Tuesday, January 27, 2015

Life in North Korea

Without You, There Is No Us by Suki Kim
Reviewed by Diane K.M.
My rating: 4 out of 5 stars

This was some incredible and dangerous reporting. Suki Kim pretended to be a Christian missionary so she could teach English at a prestigious university in North Korea. Yeah, that's right — she went undercover in the country that hates Westerners and puts political prisoners in a gulag.

North Korea is such a fascinating place. Every book I read about that regime only feeds my curiosity. This memoir was a nice addition to the field because of Kim's reporting. She took extensive notes during her stay, but she had to do it secretly because her evangelical colleagues thought she was just a novelist who wanted to teach.

Kim taught at the all-male Pyongyang University of Science and Technology (PUST) for two semesters in 2011. The school was funded by missionaries, even though the teachers were not allowed to discuss religion or Christianity with the locals. Many of Kim's students came from elite families and spoke good English, but they were suspicious of foreigners. Kim was born in South Korea, and she wrote that her ability to speak Korean helped her win the trust of some of her college students.

Kim and her fellow teachers were constantly monitored and followed wherever they went, and they were only allowed to leave the campus when given special permission. Even visits to historical sites were tightly controlled outings, with no freedom of movement or speech. Kim said the college was like a prison, and she felt very isolated and lonely during her time there.

"Time there seemed to pass differently. When you are shut off from the world, every day is exactly the same as the one before. This sameness has a way of wearing down your soul until you become nothing but a breathing, toiling, consuming thing that awakens to the sun and sleeps at the dawning of the dark. The emptiness runs deep, deeper with each slowing day, and you become increasingly invisible and inconsequential. That's how I felt at times, a tiny insect circling itself, only to continue, and continue. There, in that relentless vacuum, nothing moved. No news came in or out. No phone calls to or from anyone. No emails, no letters, no ideas not prescribed by the regime ... Locked in that prison disguised as a campus in an empty Pyongyang suburb, heavily guarded around the clock, all we had was one another."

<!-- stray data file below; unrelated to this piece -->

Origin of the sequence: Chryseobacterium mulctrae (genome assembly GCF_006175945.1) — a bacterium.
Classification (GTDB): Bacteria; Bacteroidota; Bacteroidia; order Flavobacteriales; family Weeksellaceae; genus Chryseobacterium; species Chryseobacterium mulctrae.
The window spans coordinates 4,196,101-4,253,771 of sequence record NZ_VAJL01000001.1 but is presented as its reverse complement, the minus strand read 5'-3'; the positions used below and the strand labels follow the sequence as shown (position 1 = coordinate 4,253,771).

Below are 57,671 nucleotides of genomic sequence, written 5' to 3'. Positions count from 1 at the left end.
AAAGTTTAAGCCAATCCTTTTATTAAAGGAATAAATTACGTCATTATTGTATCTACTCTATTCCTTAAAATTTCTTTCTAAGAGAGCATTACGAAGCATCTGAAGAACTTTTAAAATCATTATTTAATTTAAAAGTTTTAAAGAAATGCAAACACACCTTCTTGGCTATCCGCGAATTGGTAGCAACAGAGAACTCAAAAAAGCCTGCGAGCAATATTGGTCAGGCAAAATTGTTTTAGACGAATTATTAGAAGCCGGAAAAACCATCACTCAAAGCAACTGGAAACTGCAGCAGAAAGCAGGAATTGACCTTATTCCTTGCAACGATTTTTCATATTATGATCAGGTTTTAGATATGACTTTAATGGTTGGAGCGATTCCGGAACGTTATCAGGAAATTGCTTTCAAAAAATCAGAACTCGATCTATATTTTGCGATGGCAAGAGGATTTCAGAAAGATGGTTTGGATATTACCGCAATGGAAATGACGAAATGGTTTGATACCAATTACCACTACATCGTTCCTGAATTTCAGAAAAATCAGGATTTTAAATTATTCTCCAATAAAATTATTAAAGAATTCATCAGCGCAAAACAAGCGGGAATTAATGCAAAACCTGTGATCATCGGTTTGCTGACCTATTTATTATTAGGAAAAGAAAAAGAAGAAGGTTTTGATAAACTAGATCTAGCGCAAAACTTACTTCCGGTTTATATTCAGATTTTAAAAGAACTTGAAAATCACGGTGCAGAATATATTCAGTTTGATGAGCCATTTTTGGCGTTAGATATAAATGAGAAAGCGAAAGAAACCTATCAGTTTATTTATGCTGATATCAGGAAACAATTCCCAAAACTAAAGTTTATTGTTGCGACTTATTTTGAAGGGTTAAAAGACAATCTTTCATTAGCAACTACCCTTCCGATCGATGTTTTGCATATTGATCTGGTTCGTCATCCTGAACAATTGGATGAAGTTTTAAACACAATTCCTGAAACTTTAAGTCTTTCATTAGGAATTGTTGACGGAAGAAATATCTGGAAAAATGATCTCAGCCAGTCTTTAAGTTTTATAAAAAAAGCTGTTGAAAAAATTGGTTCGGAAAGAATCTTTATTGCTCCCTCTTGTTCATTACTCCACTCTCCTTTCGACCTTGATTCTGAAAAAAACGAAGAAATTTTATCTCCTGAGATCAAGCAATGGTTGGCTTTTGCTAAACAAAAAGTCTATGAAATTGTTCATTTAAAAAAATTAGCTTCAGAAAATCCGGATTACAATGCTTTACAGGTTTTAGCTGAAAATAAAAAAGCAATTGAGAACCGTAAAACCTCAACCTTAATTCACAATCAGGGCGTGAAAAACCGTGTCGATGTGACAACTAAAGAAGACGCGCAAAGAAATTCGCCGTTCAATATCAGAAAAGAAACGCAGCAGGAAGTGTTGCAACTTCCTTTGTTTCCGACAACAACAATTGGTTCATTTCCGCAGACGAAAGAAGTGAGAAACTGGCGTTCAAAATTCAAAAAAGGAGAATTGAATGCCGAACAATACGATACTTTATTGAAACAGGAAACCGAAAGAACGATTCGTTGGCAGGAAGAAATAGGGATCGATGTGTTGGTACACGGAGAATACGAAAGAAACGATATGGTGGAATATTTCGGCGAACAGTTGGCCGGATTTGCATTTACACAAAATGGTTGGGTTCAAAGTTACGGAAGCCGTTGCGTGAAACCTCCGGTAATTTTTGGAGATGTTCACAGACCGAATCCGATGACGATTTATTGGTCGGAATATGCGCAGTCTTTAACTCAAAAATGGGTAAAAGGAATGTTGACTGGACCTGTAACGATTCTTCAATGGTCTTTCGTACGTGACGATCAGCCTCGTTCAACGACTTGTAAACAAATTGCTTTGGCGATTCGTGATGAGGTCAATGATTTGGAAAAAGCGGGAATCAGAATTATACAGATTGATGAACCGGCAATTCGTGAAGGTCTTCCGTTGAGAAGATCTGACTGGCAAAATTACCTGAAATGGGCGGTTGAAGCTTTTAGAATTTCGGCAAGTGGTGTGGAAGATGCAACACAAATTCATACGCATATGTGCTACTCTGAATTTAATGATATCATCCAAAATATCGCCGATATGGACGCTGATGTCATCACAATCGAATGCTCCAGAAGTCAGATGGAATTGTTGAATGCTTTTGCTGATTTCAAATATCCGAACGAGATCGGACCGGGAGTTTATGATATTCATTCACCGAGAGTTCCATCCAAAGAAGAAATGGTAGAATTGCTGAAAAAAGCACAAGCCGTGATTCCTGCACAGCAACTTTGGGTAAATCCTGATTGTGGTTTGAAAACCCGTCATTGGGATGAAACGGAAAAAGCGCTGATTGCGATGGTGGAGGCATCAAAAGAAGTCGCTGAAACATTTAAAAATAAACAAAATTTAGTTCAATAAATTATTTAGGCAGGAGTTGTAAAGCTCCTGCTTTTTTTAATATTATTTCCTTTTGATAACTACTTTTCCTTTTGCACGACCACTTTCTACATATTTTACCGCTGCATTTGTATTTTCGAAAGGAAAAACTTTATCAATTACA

The book is told in mostly chronological order of Kim's time at the school, with some personal flashbacks and historical details of Korea. The teachers were given a long list of rules to follow while in North Korea. Things like: Don't discuss politics. Don't brag about your own culture. Don't say anything negative about Kim Il-sung or Kim Jong-il. Don't wear jeans or flip-flops. Don't pray at meals. Don't start conversations with the locals. Don't ask questions about the government. Also, bring lots of flashlights and batteries because the electricity is frequently out. 

Suki Kim was nervous when she met her students, and was always anxious that she would slip up and say something she shouldn't. Each assignment she created had to be approved by the local administration, which caused more anxiety. 

It turned out that Kim was in North Korea at an interesting time. The other universities were all shut down and the students were sent to do construction work. However, the elite students at PUST were exempt from this manual labor, for some reason. And then, at the very end of the author's stay in Pyongyang, Kim Jong-il died, which caused much grief for her students. At the time, she hoped that things would improve for the citizens of North Korea, but she was also pessimistic about the fierce control of the regime.

"Being in North Korea was profoundly depressing. There was no other way of putting it. The sealed border was not just at the 38th parallel, but everywhere, in each person's heart, blocking the past and chocking off the future. As much as I loved those boys, or because of it, I was becoming convinced that the wall between us was impossible to break down, and not only that, it was permanent."

This memoir is not perfect; Kim's comments about her boyfriend were distracting, and she would constantly waver between trying to teach her students about the outside world, and then fearing that anything she told them would put them in danger. The back-and-forth about sharing Western ideas and then worrying for the kids happened a few too many times.

But overall, this was a fascinating read. I appreciated that she shared her own family's story and what her mother experienced when the Korean war started. Kim also included good details about Korean culture and history, which provided context for what she experienced there. 

In the end, she knew her book would anger the regime and the people who worked at PUST. In her author's note, she wrote that she felt an obligation to tell the "stark truth" about North Korea, and she hopes that the lives of its people will one day improve. I would highly recommend this memoir.

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